As I benchmarked the P7 and tried to assess its performance, I thought about which phones I should be comparing this device with. On one hand, Huawei, would position this as a significantly cheaper alternative to the HTC One M8 and Samsung Galaxy S5. Unfortunately, at least in the UK, no carriers have announced that they’ll be offering the handset, and so we can only look at it in the context of its SIM-free price, which is £330. For around that same amount of cash, you can also buy the Galaxy S4 Mini (£330), the Huawei Ascend Mate (£330) or the first-generation HTC One mini for £320. (Yes, I know the replacement is called the HTC One mini 2, but let’s avoid confusion.)
In a money-is-no-object world, every smartphone would come with a Snapdragon 805, a 41-megapixel camera, a beautiful body and a 4K display. Huawei’s aim here was to build a device that could be spoken of in the same breath as the Galaxy S5 and HTC One M8 at a significantly reduced cost. And it succeeded with a handset that is more than the sum of its parts. Huawei wins points for the rock-solid build quality, the materials used and the overall aesthetic. The imaging prowess of both the forward- and rear-facing cameras is better than you may expect from a handset that’s priced well within the second tier. That’s another merit, since at £330, the Ascend P7 is about £220 cheaper than the Galaxy S5 — enough money to buy a first-generation Android Wear device and still have enough money left over for a meal. If you’re prepared to accept a few rough edges here and there, the Ascend P7 is a worthy recipient of your hard-earned cash.
This one has us confused. Up until now, rumours regarding the Samsung Galaxy F have said that the device will likely have a 5.1-inch Quad HD display, or larger, and a Snapdragon 805 processor. However, a new report by the Korea Herald has said that what it calls the Galaxy S5 F, or Samsung Galaxy S5 Alpha, actually has a 4.7-inch Super AMOLED display and will have a 6mm thick metal body. To compound the confusion, the Herald is saying the Galaxy S5 Alpha will actually have a Samsung-made Exynos 5 Octa processor.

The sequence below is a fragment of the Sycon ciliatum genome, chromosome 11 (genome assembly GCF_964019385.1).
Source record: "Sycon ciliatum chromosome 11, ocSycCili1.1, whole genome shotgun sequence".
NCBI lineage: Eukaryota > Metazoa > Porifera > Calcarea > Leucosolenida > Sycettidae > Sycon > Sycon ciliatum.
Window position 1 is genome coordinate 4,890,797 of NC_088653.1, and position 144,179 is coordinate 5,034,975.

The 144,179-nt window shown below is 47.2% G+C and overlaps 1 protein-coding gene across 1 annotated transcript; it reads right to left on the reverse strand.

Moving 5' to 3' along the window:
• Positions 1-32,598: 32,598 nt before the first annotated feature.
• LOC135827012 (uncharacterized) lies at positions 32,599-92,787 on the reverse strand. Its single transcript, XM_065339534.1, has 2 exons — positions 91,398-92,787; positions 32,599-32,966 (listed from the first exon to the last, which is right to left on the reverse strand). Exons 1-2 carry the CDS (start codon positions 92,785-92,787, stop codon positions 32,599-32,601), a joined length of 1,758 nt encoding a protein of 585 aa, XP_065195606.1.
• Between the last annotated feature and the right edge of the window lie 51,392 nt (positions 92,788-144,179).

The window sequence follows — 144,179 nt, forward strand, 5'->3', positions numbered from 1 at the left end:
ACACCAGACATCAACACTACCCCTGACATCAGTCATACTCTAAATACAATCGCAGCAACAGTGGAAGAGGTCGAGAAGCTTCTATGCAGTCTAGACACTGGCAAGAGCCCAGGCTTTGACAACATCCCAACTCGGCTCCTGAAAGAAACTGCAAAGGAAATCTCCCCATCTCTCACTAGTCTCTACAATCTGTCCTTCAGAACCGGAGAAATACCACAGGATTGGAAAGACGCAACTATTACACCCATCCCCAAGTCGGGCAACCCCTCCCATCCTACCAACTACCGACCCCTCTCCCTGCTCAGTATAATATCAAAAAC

It would not be out of the ordinary to have two different versions of the same device; Samsung is known to do this, offering different processors in different regions depending on availability of 4G LTE services. The fact that this is all new information is particularly suspicious, but this information is reportedly from ‘industry sources’. Whatever the Galaxy S5 Alpha actually turns out to be, there’s no doubt that it is likely Samsung’s answer to Apple’s iPhone 6.
I’m not sure what to believe anymore: what do you think is in the Samsung Galaxy S5 Alpha? Let us know what you think in the comments.
The post Samsung Galaxy S5 Alpha (Galaxy F) said to be 6mm thick with 4.7-inch Display appeared first on AndroidSPIN.
HTC may be back on its road to recovery thanks to its One (M8) flagship phone, but it’s now facing yet another managerial change. According to Bloomberg’s Tim Culpan, the phone maker’s CMO Ben Ho has just resigned, making it a rather short stint since he joined a little over a year and a half ago. Our own sources implied that this had been expected for a while, and that the $1 billion “Here’s To Change” marketing campaign was the main culprit, as it failed to get its money’s worth in return (despite chairwoman Cher Wang being a big fan of the hipster trolls featured in the ads). While Ho is no longer the CMO, he will remain at HTC until end of this year.